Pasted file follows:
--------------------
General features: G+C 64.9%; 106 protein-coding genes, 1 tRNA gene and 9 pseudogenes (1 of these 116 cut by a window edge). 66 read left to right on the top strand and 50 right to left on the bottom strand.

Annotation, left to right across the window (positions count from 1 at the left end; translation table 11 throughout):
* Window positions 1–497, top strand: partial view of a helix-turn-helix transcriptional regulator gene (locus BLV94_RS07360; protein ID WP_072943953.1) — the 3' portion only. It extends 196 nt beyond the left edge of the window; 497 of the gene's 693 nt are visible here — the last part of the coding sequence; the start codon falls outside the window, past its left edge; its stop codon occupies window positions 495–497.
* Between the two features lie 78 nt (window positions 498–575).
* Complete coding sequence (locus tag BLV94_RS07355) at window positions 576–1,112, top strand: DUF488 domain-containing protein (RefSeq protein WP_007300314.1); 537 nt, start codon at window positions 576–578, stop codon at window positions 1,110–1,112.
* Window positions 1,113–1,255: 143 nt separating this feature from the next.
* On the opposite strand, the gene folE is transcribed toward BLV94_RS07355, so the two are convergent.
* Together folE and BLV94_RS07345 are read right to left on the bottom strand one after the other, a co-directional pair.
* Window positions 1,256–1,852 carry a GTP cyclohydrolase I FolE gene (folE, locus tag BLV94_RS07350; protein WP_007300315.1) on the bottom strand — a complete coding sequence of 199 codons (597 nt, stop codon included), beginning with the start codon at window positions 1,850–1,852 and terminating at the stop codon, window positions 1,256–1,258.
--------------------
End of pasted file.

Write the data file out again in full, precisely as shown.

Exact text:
General features: G+C 64.9%; 106 protein-coding genes, 1 tRNA gene and 9 pseudogenes (1 of these 116 cut by a window edge). 66 read left to right on the top strand and 50 right to left on the bottom strand.

Annotation, left to right across the window (positions count from 1 at the left end; translation table 11 throughout):
* Window positions 1–497, top strand: partial view of a helix-turn-helix transcriptional regulator gene (locus BLV94_RS07360; protein ID WP_072943953.1) — the 3' portion only. It extends 196 nt beyond the left edge of the window; 497 of the gene's 693 nt are visible here — the last part of the coding sequence; the start codon falls outside the window, past its left edge; its stop codon occupies window positions 495–497.
* Between the two features lie 78 nt (window positions 498–575).
* Complete coding sequence (locus tag BLV94_RS07355) at window positions 576–1,112, top strand: DUF488 domain-containing protein (RefSeq protein WP_007300314.1); 537 nt, start codon at window positions 576–578, stop codon at window positions 1,110–1,112.
* Window positions 1,113–1,255: 143 nt separating this feature from the next.
* On the opposite strand, the gene folE is transcribed toward BLV94_RS07355, so the two are convergent.
* Together folE and BLV94_RS07345 are read right to left on the bottom strand one after the other, a co-directional pair.
* Window positions 1,256–1,852 carry a GTP cyclohydrolase I FolE gene (folE, locus tag BLV94_RS07350; protein WP_007300315.1) on the bottom strand — a complete coding sequence of 199 codons (597 nt, stop codon included), beginning with the start codon at window positions 1,850–1,852 and terminating at the stop codon, window positions 1,256–1,258.